“So for us even the hour of liberty rang out grave and muffled, and filled our souls with joy and yet with a painful sense of shame… and also with anguish, because we felt that this should never happen, that now nothing could ever happen good and pure enough to rub out our past, and that the scars of the outrage would remain within us forever.”
Primo Levi, The Truce
In the later stages of the war, as the Germans were retreating on all fronts, they murdered some of the Jewish forced laborers who remained in the ghettos that had been converted into labor camps. The Germans deported the rest to the extermination centers that were still functioning, such as Chelmno and Auschwitz, or to labor and concentration camps in the Reich on death marches during which many of the inmates were either murdered or died of starvation and exhaustion.
After the war, hundreds of thousands of Jews who somehow managed to survive, either in the camps, in hiding, or in the Soviet Union, returned to their homes, only to be met with anger and animosity by their neighbors. Antisemitic gangs murdered approximately 1,500 Jewish survivors in Poland alone, in the first months after the liberation. Hundreds of thousands of Jews fled westwards and gathered in camps in Germany, Austria, and Italy.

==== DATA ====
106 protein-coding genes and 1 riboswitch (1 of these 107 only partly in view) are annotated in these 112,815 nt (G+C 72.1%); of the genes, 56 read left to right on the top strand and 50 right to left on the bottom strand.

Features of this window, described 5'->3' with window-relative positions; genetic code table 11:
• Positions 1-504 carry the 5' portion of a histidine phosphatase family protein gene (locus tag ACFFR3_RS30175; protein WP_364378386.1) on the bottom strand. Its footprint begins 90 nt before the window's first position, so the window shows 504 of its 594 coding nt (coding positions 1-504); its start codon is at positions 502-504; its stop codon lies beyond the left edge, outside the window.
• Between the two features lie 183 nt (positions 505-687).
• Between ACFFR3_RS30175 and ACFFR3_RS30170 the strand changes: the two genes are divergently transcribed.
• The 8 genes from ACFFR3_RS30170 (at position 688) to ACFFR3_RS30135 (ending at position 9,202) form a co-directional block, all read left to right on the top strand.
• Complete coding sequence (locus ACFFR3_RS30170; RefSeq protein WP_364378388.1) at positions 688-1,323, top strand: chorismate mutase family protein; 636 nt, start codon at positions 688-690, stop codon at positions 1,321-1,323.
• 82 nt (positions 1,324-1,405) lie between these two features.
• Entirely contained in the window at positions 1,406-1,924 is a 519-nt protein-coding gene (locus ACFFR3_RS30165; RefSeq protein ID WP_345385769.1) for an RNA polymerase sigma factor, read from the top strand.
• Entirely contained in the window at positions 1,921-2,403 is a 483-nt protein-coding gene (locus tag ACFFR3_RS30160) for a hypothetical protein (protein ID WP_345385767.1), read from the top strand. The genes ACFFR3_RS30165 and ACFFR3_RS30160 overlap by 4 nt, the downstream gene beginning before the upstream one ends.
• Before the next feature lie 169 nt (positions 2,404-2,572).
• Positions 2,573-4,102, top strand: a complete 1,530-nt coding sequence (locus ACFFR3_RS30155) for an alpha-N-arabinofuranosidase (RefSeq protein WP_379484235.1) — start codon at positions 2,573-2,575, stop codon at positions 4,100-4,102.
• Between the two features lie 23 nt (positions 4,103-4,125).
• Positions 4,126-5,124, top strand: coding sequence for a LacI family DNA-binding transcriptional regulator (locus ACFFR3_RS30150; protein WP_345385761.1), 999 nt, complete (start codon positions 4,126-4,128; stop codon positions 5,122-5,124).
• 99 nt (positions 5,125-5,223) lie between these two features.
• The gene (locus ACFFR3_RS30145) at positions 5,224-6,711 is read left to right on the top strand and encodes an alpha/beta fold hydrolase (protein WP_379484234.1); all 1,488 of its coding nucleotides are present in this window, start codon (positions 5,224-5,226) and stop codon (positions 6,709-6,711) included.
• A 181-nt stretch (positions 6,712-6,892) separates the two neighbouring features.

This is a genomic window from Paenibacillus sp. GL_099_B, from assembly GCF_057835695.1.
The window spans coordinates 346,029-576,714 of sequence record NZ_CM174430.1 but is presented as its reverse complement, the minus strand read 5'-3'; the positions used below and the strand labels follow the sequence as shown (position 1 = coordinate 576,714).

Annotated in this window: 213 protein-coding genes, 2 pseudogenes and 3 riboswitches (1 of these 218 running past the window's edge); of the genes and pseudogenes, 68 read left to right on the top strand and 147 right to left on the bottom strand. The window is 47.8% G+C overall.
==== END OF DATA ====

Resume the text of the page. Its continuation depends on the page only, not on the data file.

After the war many Holocaust survivors tried to reach Eretz Israel but the British authorities deported them to detention camps in Cyprus. With the establishment of the State of Israel the gates for mass immigration were opened for the survivors of the Holocaust. Approximately 100,000 Jewish displaced persons immigrated to the United States, Canada, Australia and the Latin American countries.
In trials against Nazi war criminals tens of thousands of Germans and their collaborators were tried and sentenced. However, most of the individuals who carried out the atrocities were never brought to justice, even until this very day. In the years 1945-1949, only 31,651 Nazi war criminals out of the hundreds of thousands active during the war were brought to trial.